November Hot Spot for Lake of the Ozarks Bass
By John Neporadny Jr.

Lake of the Ozarks bass in November are on the move from the shallow foraging areas to their deep wintertime haunts.  During their migration bass seek out some fast food spots where they can chow down on baitfish. 

These fast food spots are usually some type of cover found throughout the lake.  Bass use the cover as rest stops and ambush points to nab a quick meal before heading out to their winter homes. Savvy bass anglers at the lake look for these hotspots to pinpoint migrating bass during late fall/early winter. 

Rocks are one of the best hotspots for finding bass in November at the Lake of the Ozarks. 

Baitfish and bass are both attracted to the warmth of the rocks that absorb and retain the sun’s heat even on cold November days. 

Former Bass Fishing League (BFL) All American champion Marcus Sykora looks for wind-blown rocky banks in November because he knows bass will be feeding heavily on baitfish there.  “I actually like to fish hard transitions where the bank goes from big rock to little rocks or some sort of continuous blend of some ledge rock, gravel and some good size rock in it,” he said.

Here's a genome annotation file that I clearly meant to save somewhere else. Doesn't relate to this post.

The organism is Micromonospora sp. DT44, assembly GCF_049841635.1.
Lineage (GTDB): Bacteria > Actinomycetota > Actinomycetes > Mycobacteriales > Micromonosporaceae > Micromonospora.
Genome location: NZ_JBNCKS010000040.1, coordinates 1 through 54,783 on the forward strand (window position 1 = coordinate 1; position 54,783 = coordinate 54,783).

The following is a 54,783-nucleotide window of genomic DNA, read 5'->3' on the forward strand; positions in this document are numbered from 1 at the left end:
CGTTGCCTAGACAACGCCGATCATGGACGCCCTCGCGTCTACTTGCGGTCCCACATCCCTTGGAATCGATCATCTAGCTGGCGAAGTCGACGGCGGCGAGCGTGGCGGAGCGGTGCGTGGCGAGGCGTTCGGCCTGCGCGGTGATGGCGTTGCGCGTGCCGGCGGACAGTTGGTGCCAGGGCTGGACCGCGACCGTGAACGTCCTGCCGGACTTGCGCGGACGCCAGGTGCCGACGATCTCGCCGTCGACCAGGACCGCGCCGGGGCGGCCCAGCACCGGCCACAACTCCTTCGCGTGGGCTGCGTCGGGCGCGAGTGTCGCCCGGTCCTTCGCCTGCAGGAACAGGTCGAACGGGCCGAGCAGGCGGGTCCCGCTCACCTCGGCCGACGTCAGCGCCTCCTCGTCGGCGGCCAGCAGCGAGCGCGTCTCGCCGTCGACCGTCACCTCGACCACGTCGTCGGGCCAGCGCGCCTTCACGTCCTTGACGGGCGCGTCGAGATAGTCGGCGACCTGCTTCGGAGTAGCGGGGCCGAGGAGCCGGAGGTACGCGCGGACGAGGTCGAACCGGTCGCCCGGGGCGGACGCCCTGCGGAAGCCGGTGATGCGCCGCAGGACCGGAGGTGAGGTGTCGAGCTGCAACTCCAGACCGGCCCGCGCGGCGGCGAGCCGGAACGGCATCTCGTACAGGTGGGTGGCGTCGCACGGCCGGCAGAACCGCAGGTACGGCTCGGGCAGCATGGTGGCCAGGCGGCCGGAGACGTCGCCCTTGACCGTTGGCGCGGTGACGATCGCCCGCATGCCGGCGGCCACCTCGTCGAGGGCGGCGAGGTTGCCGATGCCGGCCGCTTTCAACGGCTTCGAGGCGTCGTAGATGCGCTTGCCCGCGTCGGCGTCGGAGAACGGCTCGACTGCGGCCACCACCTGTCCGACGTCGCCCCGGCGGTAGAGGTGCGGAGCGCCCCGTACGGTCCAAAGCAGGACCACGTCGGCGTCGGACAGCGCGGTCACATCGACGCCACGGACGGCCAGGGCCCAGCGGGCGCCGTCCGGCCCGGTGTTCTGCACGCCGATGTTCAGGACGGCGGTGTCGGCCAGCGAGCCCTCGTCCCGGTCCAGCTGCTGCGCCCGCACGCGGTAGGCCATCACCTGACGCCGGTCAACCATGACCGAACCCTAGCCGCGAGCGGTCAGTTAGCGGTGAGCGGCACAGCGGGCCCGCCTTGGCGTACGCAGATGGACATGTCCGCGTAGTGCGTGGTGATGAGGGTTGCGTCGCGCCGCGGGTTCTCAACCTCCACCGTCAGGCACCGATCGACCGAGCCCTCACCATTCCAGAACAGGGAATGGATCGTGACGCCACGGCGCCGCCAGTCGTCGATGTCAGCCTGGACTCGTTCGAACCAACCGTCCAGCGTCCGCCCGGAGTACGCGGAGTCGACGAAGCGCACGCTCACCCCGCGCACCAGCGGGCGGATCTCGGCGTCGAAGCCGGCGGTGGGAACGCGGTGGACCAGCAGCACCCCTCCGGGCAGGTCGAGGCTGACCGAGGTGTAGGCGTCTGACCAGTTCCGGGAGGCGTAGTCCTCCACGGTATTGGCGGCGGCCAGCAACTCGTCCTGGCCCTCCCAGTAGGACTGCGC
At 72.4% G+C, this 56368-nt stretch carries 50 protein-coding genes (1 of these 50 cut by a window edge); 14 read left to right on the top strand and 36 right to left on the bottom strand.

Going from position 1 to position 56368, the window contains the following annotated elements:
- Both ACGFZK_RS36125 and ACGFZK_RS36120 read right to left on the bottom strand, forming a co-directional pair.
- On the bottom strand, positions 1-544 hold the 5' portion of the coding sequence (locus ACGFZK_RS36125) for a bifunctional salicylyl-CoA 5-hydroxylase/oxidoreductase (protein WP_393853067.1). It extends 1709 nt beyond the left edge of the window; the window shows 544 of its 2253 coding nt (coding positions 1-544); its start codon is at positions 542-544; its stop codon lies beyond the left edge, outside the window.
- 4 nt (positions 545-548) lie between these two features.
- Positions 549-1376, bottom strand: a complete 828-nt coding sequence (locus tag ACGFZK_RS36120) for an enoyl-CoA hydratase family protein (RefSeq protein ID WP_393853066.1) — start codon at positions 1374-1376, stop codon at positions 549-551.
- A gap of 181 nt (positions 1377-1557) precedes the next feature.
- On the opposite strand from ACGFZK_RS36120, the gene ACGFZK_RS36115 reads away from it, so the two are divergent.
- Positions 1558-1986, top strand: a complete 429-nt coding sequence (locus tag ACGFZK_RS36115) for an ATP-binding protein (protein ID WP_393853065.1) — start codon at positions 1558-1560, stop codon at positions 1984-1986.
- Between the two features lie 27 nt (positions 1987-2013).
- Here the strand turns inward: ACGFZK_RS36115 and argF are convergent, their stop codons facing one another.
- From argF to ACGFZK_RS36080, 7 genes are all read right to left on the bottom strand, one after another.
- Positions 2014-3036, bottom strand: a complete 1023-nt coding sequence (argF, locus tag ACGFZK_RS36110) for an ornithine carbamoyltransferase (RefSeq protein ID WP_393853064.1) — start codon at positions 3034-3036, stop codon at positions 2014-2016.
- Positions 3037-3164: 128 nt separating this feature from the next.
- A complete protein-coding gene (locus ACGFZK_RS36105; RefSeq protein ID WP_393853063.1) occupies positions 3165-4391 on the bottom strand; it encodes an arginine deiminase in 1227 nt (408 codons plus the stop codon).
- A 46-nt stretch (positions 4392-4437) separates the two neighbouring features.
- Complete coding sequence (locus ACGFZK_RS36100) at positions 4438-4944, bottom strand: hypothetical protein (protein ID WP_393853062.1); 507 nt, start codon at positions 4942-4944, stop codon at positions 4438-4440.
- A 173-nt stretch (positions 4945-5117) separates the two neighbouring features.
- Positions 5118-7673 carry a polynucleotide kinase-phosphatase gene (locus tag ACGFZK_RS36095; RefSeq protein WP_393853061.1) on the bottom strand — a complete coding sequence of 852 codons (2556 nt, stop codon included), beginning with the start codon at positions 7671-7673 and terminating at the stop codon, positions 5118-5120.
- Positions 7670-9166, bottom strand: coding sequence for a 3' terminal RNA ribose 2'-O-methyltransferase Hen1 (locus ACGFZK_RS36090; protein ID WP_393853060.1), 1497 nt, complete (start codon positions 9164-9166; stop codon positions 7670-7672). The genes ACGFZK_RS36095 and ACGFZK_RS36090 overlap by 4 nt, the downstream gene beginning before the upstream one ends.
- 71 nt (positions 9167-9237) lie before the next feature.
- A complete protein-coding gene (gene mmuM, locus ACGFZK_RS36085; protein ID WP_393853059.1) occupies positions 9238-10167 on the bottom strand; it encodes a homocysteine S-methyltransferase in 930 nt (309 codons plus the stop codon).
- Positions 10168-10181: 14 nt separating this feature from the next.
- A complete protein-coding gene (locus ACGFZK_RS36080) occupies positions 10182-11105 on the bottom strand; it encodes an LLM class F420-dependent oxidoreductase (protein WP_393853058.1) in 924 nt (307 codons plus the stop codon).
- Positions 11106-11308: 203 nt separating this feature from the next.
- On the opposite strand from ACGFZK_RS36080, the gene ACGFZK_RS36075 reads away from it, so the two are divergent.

Waking a 1/2-ounce spinnerbait with tandem willowleaf blades is Sykora’s most productive tactic for catching bass on the rocks.  “Waking a spinnerbait mimics a lot of the things bass are feeding on in the rocks and it causes not only a hunger strike but also a reaction strike,” Sykora said.  “I also like to (wake spinnerbaits) a lot because it is a great way to cover water.”  

The tournament competitor positions his boat over 12 to 20 feet of water and points the boat’s nose at a 30- to 45-degree angle to the bank.  By presenting his lure at that angle, Sykora can keep the spinnerbait in the strike zone longer.   He retrieves the spinnerbait fast enough so its blades bulge the water but don’t break the surface. 

Sykora suggests always paying attention to where the sun rises and sun sets when fishing the lake in November. 

Even though the water is cooling down and the sun is providing warmth throughout the day, bass on the shady banks bite better than fish on the sunny shores.   “Sometimes on those bright bluebird sky days it is really tough to catch bass,” Sykora said.  “So that eastern bank in the morning is going to get a little more shade there throughout the day than on that western bank.  So a lot of times in the morning I will run those east/southeast banks because they have shade.” 

On sunny afternoons, Sykora switches to the west/southwest banks because those banks have more shade then. 

For information on lodging and other facilities at the Lake of the Ozarks or to receive a free vacation guide, call the Lake of the Ozarks Convention & Visitors Bureau at 1-800-FUN-LAKE or visit the Lake of the Ozarks Convention and Visitors Bureau web site at

Copies of John Neporadny's book, "THE Lake of the Ozarks Fishing Guide" are available by calling 573/365-4296 or visiting the web site


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